Protect Your Child From Whooping Cough
While you can’t completely prevent the spread of whooping cough, you can protect your child by vaccinating him against the disease. It is a highly contagious acute respiratory disease and can be dangerous. Although the disease is curable with antibiotics, it can be contagious for up to four weeks. In addition, a child with whooping cough can’t attend school until the medication course has been completed.
It can be deadly
Whooping cough is one of the most common childhood illnesses and can be hazardous. Fortunately, it is also highly treatable. Preventative measures include getting vaccinated against the disease when you’re young. Children between the ages of six months and 11 years are recommended to get the vaccine. Also, pregnant women should get the vaccine during the second half of pregnancy. The vaccine provides 90 percent protection against whooping cough and increased immunity against tetanus and diphtheria.
The CDC reports approximately 10,000 to 50,000 cases of whooping cough each year in the United States. This disease affects all 50 states and can be deadly for infants who are not immunized. While most cases of whooping cough are treatable with antibiotics, it is essential to note that up to 20 babies die from the disease each year in the U.S. However, the CDC says babies’ deaths from whooping cough areas are decreasing.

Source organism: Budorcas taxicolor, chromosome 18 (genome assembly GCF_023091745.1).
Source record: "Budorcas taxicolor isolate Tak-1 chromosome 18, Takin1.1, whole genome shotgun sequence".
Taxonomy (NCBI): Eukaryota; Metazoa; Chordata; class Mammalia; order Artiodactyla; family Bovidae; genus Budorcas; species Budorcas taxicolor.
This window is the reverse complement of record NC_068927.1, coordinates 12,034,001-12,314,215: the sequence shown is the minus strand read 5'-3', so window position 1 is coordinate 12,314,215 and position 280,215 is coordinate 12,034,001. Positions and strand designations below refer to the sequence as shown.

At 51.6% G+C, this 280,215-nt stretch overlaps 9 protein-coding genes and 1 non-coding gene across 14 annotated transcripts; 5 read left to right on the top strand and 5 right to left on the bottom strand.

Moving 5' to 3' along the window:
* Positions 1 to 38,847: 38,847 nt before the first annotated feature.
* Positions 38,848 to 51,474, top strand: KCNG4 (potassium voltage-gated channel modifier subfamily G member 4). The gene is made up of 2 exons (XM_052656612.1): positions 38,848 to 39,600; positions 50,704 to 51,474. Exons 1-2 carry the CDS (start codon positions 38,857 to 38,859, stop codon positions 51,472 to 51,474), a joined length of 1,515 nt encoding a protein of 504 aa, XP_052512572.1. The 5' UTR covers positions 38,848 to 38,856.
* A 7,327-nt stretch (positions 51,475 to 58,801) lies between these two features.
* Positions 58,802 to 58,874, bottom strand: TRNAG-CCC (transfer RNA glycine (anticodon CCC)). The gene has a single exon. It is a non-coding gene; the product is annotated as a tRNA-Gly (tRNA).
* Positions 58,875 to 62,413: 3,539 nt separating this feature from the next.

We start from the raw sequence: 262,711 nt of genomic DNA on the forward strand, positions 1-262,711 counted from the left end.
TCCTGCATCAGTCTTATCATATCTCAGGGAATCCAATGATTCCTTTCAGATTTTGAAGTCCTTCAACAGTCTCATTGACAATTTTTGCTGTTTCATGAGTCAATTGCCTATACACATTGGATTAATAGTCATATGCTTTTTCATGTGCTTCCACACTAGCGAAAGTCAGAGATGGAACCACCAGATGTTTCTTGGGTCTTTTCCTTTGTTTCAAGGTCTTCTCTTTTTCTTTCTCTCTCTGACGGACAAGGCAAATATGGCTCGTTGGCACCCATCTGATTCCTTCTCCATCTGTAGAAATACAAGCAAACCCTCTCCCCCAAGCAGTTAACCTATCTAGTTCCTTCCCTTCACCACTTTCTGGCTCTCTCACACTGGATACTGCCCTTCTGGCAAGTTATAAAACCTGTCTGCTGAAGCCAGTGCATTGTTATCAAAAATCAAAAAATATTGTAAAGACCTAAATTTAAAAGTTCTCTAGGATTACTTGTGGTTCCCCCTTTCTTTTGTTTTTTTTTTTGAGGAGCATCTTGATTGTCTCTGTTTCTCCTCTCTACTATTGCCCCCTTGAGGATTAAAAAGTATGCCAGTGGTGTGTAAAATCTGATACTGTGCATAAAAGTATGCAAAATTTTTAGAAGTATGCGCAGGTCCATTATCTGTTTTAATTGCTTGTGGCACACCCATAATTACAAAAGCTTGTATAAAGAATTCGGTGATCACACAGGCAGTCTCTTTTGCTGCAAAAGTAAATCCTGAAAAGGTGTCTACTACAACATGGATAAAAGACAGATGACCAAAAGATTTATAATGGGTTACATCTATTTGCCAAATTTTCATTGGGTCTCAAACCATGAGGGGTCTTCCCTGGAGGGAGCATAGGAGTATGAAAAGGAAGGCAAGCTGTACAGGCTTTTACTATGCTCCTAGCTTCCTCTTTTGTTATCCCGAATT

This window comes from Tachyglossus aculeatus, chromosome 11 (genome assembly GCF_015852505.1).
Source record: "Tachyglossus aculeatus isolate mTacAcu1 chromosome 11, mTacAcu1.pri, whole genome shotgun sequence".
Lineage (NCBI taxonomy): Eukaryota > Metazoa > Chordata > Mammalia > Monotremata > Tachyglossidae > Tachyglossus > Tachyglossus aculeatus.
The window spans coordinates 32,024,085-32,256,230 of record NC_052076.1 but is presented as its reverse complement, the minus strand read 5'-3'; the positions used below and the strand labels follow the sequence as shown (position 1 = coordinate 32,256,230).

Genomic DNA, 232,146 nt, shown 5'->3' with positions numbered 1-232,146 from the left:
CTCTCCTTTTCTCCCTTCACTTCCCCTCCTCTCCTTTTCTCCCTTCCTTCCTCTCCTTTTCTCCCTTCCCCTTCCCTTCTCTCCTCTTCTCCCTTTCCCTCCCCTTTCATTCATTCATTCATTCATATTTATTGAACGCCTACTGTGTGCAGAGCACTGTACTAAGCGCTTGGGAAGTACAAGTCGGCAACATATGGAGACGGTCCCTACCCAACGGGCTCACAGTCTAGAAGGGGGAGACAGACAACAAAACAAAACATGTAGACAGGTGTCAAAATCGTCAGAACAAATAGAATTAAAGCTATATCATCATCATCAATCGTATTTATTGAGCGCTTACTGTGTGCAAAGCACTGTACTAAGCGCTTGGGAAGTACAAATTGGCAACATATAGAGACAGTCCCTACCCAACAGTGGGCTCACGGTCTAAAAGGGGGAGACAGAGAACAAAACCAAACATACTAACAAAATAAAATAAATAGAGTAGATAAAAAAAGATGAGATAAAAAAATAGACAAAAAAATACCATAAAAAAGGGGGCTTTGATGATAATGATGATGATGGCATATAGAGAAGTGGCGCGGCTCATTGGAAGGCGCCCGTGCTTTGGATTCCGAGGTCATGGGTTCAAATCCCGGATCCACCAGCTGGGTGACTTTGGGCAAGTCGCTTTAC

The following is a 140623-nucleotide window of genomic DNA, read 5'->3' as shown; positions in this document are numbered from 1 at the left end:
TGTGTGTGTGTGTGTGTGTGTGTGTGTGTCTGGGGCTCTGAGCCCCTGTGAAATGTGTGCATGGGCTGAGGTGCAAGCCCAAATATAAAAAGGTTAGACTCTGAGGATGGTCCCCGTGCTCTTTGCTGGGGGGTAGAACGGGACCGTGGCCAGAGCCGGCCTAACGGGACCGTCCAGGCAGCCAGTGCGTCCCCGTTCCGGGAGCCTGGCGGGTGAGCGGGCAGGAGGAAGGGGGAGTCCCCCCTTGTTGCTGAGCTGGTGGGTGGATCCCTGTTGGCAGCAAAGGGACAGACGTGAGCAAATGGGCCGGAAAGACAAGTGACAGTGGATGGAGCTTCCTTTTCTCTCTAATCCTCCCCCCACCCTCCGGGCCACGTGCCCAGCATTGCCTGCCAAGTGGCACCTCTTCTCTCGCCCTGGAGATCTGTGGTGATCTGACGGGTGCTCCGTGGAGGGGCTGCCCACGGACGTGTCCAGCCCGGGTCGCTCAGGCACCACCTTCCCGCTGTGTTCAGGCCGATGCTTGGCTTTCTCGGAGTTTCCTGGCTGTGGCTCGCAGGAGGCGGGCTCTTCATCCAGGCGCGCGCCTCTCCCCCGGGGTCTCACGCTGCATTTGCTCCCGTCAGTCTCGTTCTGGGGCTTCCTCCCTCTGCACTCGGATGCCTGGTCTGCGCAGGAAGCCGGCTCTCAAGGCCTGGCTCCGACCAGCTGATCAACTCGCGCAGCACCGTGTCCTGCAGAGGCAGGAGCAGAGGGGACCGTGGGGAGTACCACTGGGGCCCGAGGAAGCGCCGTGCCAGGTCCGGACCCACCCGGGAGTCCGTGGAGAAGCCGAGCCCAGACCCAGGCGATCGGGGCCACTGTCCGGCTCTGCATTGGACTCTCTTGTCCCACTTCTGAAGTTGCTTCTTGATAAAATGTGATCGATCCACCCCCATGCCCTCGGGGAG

It can be treated with antibiotics.
Antibiotics can be effective in the treatment of whooping cough. They can help reduce the coughing fits and the disease’s severity. However, antibiotic treatment for whooping cough is best if it is started within two to three weeks of the onset of symptoms. This is because the cough often lasts for weeks, even months, and it may not be easy to breathe. If left untreated, whooping cough can spread to other people, making treatment essential for prevention.
During the early stages of the disease, antibiotics can help reduce the symptoms and prevent the disease from spreading. However, antibiotics can be ineffective if the disease is more advanced. They can also prolong the incubation period, up to 21 days, in young children.
It is contagious for up to four weeks.
The whooping cough symptoms are similar to the common cold but worse. It can last three to four weeks and may be associated with a high-pitched whoop. Infants may even vomit. They may also appear gasping for air and even stop breathing for a few seconds. Acute cases can be dangerous to a baby under six months and should be treated immediately.
If you think your child has whooping cough, make an appointment with your pediatrician as soon as possible. They can perform a swab test to see if the cough is a viral infection or if your child has a bacterial infection that could be causing the cough. Then, they can prescribe antibiotics if necessary.
It is preventable with a vaccine.
The pertussis vaccine is an effective way to prevent whooping cough. It is a part of the DTaP immunization and is given to children five doses before they turn six. Therefore, caretakers and children must get the vaccine as early as possible.
This vaccine prevents whooping cough and tetanus and is recommended for all children and adults. However, the vaccine has side effects, so it’s essential to have booster shots as your doctor recommends. Pregnant women should also get a Tdap vaccine as early as possible.
Children and adults can get whooping cough from a baby or an adult. It can be mild or severe, and the coughing can last for weeks. Most babies get the illness from a family member who has the disease. Mothers commonly pass it on, but adults can also pass it on. The DTaP vaccine is recommended for pregnant women between 27 and 36 weeks.